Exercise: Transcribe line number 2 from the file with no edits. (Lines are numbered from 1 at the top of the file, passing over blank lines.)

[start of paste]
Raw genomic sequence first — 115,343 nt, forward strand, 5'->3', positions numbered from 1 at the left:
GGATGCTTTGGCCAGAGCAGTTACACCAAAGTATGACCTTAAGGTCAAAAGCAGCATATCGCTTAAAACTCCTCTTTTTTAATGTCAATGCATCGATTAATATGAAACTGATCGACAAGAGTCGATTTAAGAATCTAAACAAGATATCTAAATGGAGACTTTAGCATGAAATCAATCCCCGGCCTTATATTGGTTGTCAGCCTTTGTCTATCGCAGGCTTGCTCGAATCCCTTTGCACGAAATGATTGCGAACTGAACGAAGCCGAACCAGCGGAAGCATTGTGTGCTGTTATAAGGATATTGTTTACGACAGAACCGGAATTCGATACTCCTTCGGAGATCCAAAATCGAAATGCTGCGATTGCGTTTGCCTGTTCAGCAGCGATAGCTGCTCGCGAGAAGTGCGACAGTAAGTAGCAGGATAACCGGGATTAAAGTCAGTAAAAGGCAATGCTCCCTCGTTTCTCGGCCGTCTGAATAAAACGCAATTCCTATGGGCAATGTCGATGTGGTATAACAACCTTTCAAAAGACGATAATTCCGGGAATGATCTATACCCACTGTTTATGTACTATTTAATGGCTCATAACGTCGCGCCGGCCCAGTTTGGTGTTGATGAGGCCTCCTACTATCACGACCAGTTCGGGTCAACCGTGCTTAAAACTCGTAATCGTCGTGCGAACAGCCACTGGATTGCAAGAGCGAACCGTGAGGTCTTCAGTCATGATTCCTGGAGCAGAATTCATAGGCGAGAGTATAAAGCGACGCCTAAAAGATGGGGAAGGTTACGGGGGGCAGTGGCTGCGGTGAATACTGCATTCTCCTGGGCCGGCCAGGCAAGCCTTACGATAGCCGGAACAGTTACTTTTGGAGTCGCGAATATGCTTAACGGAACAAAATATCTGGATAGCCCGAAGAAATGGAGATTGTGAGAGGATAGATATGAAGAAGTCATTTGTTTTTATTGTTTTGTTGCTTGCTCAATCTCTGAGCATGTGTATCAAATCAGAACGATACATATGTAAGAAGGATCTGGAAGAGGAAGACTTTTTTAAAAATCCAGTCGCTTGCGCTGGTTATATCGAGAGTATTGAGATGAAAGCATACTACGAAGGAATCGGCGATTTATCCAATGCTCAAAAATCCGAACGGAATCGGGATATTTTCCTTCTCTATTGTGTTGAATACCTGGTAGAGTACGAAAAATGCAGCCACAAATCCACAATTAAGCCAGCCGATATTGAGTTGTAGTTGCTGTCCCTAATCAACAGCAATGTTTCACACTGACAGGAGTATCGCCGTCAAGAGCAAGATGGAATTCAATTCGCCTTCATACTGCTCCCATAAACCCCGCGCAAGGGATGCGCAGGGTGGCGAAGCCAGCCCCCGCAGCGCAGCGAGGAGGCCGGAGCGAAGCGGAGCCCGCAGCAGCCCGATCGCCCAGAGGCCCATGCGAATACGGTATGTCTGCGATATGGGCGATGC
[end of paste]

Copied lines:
GGATGCTTTGGCCAGAGCAGTTACACCAAAGTATGACCTTAAGGTCAAAAGCAGCATATCGCTTAAAACTCCTCTTTTTTAATGTCAATGCATCGATTAATATGAAACTGATCGACAAGAGTCGATTTAAGAATCTAAACAAGATATCTAAATGGAGACTTTAGCATGAAATCAATCCCCGGCCTTATATTGGTTGTCAGCCTTTGTCTATCGCAGGCTTGCTCGAATCCCTTTGCACGAAATGATTGCGAACTGAACGAAGCCGAACCAGCGGAAGCATTGTGTGCTGTTATAAGGATATTGTTTACGACAGAACCGGAATTCGATACTCCTTCGGAGATCCAAAATCGAAATGCTGCGATTGCGTTTGCCTGTTCAGCAGCGATAGCTGCTCGCGAGAAGTGCGACAGTAAGTAGCAGGATAACCGGGATTAAAGTCAGTAAAAGGCAATGCTCCCTCGTTTCTCGGCCGTCTGAATAAAACGCAATTCCTATGGGCAATGTCGATGTGGTATAACAACCTTTCAAAAGACGATAATTCCGGGAATGATCTATACCCACTGTTTATGTACTATTTAATGGCTCATAACGTCGCGCCGGCCCAGTTTGGTGTTGATGAGGCCTCCTACTATCACGACCAGTTCGGGTCAACCGTGCTTAAAACTCGTAATCGTCGTGCGAACAGCCACTGGATTGCAAGAGCGAACCGTGAGGTCTTCAGTCATGATTCCTGGAGCAGAATTCATAGGCGAGAGTATAAAGCGACGCCTAAAAGATGGGGAAGGTTACGGGGGGCAGTGGCTGCGGTGAATACTGCATTCTCCTGGGCCGGCCAGGCAAGCCTTACGATAGCCGGAACAGTTACTTTTGGAGTCGCGAATATGCTTAACGGAACAAAATATCTGGATAGCCCGAAGAAATGGAGATTGTGAGAGGATAGATATGAAGAAGTCATTTGTTTTTATTGTTTTGTTGCTTGCTCAATCTCTGAGCATGTGTATCAAATCAGAACGATACATATGTAAGAAGGATCTGGAAGAGGAAGACTTTTTTAAAAATCCAGTCGCTTGCGCTGGTTATATCGAGAGTATTGAGATGAAAGCATACTACGAAGGAATCGGCGATTTATCCAATGCTCAAAAATCCGAACGGAATCGGGATATTTTCCTTCTCTATTGTGTTGAATACCTGGTAGAGTACGAAAAATGCAGCCACAAATCCACAATTAAGCCAGCCGATATTGAGTTGTAGTTGCTGTCCCTAATCAACAGCAATGTTTCACACTGACAGGAGTATCGCCGTCAAGAGCAAGATGGAATTCAATTCGCCTTCATACTGCTCCCATAAACCCCGCGCAAGGGATGCGCAGGGTGGCGAAGCCAGCCCCCGCAGCGCAGCGAGGAGGCCGGAGCGAAGCGGAGCCCGCAGCAGCCCGATCGCCCAGAGGCCCATGCGAATACGGTATGTCTGCGATATGGGCGATGC